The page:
Sunny weather in Pendleton brought out weapons of wet destruction in May of 1953, but police were forced to enact a ban on water guns when unsuspecting adults were caught in the crossfire.
Police Chief Ralph Bond laid down the law to local teens (and soon-to-be teens) on May 5, 1953, after several grown-ups complained they were the victims of surprise attacks. The first reported victim was a man who was accidentally soaked on Main Street by a 13-year-old boy. The boy was chased into a nearby business by the man and allegedly assaulted when he was caught. The man was charged with disorderly conduct, and the boy was turned over to his father with a severe warning from the police.
Next, a woman driving her car on Main Street was shot in the face by teenage boys in a passing car as she made the turn onto Emigrant Avenue. Phyllis Fields in her complaint said she nearly lost control of her car and could have caused a disastrous wreck. And Pat Faro of Echo claimed he was the victim of “heavy artillery” when high school-age boys in a passing car doused him from what he suggested was a high-pressure tank of some sort.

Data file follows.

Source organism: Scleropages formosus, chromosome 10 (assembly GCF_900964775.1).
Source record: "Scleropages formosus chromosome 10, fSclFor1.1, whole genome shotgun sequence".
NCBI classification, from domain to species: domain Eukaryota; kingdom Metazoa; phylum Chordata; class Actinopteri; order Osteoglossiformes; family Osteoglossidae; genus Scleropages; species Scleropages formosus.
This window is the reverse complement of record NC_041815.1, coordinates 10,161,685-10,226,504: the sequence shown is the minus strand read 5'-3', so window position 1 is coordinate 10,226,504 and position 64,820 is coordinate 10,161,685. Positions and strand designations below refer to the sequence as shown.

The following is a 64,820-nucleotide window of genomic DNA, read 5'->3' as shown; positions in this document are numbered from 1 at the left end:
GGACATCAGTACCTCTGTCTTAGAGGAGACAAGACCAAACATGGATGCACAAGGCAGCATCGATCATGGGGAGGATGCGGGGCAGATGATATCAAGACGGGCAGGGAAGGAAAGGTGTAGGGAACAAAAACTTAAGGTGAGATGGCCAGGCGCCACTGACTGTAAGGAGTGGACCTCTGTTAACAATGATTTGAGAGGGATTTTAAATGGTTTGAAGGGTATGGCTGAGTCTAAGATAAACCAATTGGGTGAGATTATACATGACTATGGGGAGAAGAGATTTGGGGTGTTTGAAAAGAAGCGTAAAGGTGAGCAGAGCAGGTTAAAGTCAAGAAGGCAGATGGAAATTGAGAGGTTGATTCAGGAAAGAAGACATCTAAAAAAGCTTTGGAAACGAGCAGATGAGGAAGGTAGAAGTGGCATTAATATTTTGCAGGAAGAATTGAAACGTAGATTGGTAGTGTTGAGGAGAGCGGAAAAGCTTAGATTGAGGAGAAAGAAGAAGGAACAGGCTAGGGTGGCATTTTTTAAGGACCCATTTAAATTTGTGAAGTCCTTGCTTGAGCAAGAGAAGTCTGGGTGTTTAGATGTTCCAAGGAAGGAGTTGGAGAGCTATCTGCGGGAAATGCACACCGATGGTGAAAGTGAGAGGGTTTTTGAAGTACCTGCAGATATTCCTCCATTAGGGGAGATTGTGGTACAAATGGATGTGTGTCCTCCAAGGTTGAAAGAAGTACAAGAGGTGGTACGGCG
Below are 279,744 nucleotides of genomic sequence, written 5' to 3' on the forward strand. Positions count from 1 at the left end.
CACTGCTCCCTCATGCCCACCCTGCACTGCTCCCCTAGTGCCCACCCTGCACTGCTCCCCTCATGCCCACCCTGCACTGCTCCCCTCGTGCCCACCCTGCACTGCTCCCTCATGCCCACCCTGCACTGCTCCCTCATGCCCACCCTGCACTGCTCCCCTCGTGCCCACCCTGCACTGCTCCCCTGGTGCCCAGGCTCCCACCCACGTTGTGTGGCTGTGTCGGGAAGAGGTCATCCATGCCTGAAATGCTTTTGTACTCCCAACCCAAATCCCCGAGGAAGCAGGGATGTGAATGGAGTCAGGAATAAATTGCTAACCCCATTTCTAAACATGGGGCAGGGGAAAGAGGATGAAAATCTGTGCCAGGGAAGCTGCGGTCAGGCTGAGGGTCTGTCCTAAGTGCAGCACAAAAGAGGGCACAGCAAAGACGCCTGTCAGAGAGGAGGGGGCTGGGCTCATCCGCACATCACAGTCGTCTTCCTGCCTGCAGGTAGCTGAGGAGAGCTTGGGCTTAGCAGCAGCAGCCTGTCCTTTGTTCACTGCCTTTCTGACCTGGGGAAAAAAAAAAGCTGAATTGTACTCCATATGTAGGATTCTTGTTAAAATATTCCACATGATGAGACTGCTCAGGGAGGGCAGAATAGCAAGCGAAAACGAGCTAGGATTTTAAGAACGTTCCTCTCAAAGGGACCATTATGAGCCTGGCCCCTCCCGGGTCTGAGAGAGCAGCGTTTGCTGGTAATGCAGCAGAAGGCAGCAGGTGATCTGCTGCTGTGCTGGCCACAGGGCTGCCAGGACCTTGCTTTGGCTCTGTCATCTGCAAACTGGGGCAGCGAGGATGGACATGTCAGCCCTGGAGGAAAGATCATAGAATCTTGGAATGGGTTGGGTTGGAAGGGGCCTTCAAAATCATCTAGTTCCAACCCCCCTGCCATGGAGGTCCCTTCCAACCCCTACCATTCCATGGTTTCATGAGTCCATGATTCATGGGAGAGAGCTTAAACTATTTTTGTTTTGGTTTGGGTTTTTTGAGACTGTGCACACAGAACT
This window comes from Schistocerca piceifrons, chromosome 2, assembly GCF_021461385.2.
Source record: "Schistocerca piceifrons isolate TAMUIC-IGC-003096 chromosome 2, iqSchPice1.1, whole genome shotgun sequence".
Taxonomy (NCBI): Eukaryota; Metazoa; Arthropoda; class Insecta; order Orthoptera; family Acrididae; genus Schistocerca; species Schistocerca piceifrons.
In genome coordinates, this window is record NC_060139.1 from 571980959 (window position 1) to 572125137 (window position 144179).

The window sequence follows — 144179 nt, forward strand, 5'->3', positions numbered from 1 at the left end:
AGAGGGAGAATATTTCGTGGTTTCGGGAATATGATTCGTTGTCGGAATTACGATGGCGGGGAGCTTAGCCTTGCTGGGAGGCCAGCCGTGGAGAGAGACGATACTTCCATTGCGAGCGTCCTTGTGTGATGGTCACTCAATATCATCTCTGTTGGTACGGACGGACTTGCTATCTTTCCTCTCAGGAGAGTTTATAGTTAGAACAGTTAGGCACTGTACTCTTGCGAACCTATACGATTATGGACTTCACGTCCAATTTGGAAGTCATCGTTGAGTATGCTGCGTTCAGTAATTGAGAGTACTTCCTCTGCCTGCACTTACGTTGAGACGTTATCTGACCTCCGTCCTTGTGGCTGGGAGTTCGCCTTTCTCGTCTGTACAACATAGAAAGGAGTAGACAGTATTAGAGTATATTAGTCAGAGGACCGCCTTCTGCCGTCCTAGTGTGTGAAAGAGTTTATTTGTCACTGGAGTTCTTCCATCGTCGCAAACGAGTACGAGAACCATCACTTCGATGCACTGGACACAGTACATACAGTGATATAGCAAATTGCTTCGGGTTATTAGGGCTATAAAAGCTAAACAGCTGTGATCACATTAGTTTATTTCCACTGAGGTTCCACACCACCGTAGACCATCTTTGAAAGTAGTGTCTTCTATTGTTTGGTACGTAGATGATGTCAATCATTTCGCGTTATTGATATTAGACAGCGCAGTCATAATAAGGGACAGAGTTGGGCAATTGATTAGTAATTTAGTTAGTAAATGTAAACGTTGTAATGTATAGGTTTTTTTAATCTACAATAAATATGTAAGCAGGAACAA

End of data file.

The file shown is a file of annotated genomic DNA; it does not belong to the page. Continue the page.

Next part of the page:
Chief Bond instructed his officers to be on the lookout for anyone wielding a water weapon. “If a couple of youngsters want to engage in a water gun fight in their own yards, that’s OK, but if any more youngsters are caught shooting water guns in public places, either from cars or afoot, they’ll wind up in the city jail charged with disorderly conduct,” Chief Bond said in his ultimatum.